Thoughts on the Lenovo Thinkpad 2 -Part II

This is a followup to my last post , which concentrated on the hardware of my recently acquired Lenovo ThinkPad 2, This time I’m looking at the software experience.

Well, of course, the software experience is all about the use of Windows 8. As I’ve said many times before, people seem to either love or hate Windows 8. Personally speaking, I love it. True, there are many areas in which it could be improved , but overall I am well satisfied.

Let’s take the area of handwriting recognition.

This entire post has been created by using a pen. No keys have been pressed in the making of this post. Well, apart from the Prtscn key on a wireless keyboard to take screenshots.

It is true that there are changes between the handwriting recognition input panels of Windows 7 and Windows 8. For example:

In Windows 7, there are three ways in which the tablet input panel can be invoked on the Desktop. In Windows 8, there is just one way on the Desktop to invoke the panel – tapping the icon in the taskbar.

Secondly, the Windows 7 tablet input panel had three modes that the user could switch between by means of explicit buttons on the input panel. In Windows 8 , although the three modes are still present, they are accessed differently. Now, the tablet input panel is larger and takes up half the screen.

TPT2 11

The icon at the bottom right is used to switch between the handwriting and keyboard modes:

TPT2 12

TPT2 13

The default mode for the pen input is handwriting (freehand)

TPR2 14

Tapping on a word switches the panel into its third mode. This is the character mode where individual characters may be edited, and where the dictionary kicks in and shows alternatives:

TPT2 15

To my mind, the tablet input panel has been improved in Windows 8 over that in Windows 7. However , not everyone feels that way. Some people are finding it difficult to adjust to the new design.

I’ll carry on with thoughts on the software experience in a later post.

About Geoff Coupe

I'm a British citizen, although I have lived and worked in the Netherlands since 1983. I came here on a three year assignment, but fell in love with the country, and one Dutchman in particular, and so have stayed here ever since. On the 13th December 2006 I also became a Dutch citizen.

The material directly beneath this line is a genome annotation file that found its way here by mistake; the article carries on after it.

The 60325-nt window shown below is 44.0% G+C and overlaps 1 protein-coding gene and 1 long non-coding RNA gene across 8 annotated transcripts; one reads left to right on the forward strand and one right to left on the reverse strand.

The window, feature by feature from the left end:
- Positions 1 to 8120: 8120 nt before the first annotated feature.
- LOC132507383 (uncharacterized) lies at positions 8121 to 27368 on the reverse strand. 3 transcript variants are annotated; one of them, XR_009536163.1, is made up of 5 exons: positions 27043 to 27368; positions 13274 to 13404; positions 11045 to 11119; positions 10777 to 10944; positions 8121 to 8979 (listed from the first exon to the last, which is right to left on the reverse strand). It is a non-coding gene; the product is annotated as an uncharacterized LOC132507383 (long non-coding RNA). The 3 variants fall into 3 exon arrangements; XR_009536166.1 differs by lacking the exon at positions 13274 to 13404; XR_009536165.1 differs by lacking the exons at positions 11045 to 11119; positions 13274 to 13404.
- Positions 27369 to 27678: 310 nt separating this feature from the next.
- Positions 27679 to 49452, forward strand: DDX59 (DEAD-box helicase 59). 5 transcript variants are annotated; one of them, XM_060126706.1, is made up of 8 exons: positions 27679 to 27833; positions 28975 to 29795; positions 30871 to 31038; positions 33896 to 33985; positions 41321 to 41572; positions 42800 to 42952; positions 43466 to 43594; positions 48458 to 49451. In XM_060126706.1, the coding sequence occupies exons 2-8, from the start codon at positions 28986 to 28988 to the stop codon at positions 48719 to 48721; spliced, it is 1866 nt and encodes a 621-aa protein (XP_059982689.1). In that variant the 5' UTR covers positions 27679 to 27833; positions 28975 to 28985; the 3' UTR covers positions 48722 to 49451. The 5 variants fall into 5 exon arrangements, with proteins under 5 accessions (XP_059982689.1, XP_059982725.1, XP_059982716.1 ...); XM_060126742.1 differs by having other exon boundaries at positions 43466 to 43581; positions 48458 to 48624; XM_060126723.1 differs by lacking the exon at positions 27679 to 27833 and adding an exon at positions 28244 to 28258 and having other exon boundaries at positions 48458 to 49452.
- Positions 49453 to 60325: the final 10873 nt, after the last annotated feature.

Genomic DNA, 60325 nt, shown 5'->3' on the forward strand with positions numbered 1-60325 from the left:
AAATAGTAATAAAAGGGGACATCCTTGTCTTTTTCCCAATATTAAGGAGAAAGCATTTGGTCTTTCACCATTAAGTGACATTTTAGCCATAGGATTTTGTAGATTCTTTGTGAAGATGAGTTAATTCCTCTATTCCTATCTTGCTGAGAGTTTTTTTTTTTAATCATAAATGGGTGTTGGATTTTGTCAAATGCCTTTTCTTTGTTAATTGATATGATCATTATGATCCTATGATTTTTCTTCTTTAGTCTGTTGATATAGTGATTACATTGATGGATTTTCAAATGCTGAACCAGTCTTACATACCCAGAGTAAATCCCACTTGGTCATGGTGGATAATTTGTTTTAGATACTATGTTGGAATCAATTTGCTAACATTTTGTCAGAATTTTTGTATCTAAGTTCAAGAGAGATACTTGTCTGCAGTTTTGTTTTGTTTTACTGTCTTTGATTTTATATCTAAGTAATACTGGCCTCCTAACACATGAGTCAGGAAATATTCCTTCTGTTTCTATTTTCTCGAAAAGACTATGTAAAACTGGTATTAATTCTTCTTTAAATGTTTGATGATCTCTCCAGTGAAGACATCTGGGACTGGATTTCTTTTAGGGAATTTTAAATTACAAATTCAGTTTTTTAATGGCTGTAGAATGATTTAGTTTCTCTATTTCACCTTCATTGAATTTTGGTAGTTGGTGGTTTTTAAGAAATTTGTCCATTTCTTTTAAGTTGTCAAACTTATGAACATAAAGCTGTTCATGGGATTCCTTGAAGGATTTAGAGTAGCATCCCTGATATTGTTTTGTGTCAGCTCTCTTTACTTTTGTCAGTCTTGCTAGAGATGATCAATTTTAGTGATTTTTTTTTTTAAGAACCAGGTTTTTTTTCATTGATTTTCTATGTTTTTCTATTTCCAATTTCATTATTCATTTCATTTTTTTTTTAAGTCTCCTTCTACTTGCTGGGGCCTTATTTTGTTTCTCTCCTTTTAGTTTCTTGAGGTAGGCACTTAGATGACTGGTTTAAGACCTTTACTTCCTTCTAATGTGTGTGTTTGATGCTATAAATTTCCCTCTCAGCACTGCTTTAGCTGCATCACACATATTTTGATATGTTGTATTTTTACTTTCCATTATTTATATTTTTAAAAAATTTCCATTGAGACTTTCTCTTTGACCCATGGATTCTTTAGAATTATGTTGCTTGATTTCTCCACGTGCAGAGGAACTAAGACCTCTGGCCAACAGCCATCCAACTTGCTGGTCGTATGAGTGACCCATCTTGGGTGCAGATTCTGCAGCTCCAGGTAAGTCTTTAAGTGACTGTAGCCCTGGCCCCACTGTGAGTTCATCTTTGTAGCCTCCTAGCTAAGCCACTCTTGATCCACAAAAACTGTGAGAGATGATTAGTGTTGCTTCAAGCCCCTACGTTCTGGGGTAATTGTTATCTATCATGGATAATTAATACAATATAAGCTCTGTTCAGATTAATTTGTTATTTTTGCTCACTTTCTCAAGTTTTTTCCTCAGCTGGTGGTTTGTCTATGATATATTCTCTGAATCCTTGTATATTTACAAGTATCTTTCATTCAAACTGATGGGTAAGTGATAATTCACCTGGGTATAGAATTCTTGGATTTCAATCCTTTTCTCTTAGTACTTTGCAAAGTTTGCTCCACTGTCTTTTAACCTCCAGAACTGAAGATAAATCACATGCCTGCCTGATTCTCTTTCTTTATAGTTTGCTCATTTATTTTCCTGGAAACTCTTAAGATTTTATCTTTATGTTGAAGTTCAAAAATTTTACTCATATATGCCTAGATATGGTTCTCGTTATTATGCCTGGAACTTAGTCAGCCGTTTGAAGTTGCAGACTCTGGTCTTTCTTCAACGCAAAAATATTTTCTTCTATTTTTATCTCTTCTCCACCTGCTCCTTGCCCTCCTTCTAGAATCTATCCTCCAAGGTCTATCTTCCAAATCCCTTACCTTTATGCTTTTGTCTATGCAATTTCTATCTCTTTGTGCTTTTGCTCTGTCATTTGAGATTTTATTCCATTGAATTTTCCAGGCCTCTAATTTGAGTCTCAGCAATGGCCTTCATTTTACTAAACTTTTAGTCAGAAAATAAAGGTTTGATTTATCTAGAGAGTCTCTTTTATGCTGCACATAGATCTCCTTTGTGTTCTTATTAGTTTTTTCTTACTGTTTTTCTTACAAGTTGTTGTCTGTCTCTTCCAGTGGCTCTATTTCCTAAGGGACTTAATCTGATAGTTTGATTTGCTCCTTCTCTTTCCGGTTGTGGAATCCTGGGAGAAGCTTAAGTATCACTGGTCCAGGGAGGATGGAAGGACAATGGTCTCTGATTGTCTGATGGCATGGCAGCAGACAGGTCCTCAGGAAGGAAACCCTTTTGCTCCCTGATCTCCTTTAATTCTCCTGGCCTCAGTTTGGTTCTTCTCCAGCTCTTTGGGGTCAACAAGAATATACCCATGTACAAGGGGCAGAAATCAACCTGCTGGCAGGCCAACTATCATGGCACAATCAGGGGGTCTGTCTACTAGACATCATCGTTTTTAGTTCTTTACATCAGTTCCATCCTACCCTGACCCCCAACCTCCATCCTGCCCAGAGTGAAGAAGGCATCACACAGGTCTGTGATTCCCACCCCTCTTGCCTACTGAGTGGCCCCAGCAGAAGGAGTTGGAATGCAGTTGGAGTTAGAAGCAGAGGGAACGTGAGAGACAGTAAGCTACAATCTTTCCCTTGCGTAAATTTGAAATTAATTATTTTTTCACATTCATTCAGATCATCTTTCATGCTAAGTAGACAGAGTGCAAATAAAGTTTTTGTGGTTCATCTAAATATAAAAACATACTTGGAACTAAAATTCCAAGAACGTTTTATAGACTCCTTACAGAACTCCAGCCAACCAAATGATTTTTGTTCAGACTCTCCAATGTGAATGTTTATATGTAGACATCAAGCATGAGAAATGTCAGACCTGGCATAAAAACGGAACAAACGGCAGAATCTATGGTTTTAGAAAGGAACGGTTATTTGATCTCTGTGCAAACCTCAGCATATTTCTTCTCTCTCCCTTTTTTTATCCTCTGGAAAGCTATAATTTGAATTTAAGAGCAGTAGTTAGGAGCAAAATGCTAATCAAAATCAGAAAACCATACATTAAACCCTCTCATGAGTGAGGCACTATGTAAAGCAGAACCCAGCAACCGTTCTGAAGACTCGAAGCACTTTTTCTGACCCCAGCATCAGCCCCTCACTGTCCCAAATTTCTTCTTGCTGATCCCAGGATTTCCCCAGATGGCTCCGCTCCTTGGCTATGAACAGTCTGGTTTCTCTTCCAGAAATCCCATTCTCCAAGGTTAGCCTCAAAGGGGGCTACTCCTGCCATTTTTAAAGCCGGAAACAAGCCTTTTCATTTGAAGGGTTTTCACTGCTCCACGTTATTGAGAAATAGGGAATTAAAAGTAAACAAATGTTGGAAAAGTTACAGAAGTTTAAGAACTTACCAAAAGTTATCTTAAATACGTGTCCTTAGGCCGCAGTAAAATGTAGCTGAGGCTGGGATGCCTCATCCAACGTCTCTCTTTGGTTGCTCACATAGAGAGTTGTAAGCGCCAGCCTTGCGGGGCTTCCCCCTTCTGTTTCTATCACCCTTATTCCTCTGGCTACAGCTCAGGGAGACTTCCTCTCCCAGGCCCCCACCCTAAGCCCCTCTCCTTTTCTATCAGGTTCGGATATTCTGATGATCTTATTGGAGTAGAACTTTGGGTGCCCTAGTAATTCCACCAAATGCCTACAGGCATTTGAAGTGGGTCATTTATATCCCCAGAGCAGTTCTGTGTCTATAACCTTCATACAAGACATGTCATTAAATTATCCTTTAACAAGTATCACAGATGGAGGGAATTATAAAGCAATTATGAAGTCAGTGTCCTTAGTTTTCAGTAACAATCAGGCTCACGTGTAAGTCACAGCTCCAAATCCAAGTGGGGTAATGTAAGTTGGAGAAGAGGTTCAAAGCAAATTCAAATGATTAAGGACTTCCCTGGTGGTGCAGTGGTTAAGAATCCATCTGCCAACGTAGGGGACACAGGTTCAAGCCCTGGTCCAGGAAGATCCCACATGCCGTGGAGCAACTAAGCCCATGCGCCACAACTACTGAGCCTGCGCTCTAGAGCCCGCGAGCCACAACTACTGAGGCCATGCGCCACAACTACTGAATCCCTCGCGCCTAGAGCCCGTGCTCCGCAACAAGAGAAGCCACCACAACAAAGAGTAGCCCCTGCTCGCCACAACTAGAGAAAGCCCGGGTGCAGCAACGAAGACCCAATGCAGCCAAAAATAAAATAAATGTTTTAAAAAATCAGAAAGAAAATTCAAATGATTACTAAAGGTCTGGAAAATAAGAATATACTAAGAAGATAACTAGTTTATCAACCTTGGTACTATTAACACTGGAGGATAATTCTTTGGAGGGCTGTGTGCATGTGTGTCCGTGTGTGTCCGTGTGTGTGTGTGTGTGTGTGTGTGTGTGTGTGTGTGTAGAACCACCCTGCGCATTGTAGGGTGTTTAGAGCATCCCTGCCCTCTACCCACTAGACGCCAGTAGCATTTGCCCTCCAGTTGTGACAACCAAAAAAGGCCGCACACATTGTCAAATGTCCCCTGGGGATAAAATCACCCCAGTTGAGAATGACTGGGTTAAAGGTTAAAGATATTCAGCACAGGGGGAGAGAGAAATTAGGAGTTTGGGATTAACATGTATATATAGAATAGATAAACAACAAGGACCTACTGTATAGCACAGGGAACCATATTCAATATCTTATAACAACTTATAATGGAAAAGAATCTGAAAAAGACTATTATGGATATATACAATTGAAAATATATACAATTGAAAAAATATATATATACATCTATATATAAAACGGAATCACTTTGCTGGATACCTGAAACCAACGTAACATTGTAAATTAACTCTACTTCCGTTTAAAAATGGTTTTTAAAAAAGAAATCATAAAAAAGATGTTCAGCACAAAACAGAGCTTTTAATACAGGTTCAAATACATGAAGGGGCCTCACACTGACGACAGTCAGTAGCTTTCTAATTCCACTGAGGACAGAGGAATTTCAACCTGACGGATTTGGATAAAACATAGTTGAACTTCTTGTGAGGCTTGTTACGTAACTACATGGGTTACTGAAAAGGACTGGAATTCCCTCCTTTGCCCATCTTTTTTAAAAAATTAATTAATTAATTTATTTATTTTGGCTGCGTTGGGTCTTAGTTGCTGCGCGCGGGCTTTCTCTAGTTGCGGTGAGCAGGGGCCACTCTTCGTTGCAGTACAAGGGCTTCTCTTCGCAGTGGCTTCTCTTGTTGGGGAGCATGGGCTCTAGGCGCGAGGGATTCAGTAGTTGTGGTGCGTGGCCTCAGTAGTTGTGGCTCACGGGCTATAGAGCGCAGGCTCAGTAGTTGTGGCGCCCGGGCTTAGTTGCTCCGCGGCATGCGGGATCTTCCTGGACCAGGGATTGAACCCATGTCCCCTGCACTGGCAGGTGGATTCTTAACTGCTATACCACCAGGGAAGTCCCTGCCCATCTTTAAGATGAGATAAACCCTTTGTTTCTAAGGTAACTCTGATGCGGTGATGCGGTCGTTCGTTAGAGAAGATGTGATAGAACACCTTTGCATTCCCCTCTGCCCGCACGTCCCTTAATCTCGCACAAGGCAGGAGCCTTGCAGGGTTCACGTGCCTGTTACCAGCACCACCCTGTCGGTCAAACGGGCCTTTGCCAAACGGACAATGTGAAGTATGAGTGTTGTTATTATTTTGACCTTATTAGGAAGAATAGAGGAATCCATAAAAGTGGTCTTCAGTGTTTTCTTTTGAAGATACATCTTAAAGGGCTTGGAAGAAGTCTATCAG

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3 Responses to Thoughts on the Lenovo Thinkpad 2 -Part II

  1. Looking forward to more, and congratulations on your new addition! I have been looking very seriously at some of the Lenovo devices. They have seemed to be the best mix of physical hardware design and usability of any of the current round of things. (That, or the Surface Pro.)

    As luck and fortune would have it, I managed to win a drop-your-business-card-in-the-bowl drawing at a trade show yesterday for a Surface with Windows RT. That puts me a bit out of the market for a Windows 8 Pro tablet. 🙂

    24 hours in, my experiences seem to mirror yours (more so the first post) with the obvious exception of pen support. I’m impressed both at the quality of the handwriting recognition and your tenacity to write out that entire post longhand. I’ve been touch typing for so long, I can’t slow down to write complete sentences by hand anymore.

    RT is an interesting beast. This is a fully capable “second screen”, more useful for _doing_ things than my iPad, but it won’t by any means replace my MacBook Air as my primary computer. With Windows 8 Pro, the new tablets and hybrids really can be the replacement machine.

    Looking forward to hearing more thoughts!

    • Geoff Coupe says:

      Hi Mike, good to hear from you! The handwriting recognition of Windows is indeed scarily good – particularly with my scrawl. I did take the time to train the recognition engine (writing out 50 short sentences that it gives for the user to copy), so I expect that had a lot to do with it. It also had a habit of writing Lenora in place of Lenovo at first, but it seems to have got the hang of it now.

      I know what you mean about the “second screen” aspect of Windows RT. And while I could use RDP on it to connect to a full Windows 8 Pro environment, there would still be some x86 apps or drivers that I’d be unable to install that was the dealbreaker for me.

      The ThinkPad seems to be a good compromise for me. It’s not a desktop replacement, but it runs everything I need (e.g. Windows Live Writer, Windows Media Player) without a problem.

  2. Pingback: Thoughts On The Lenovo ThinkPad 2 | Geoff Coupe's Blog

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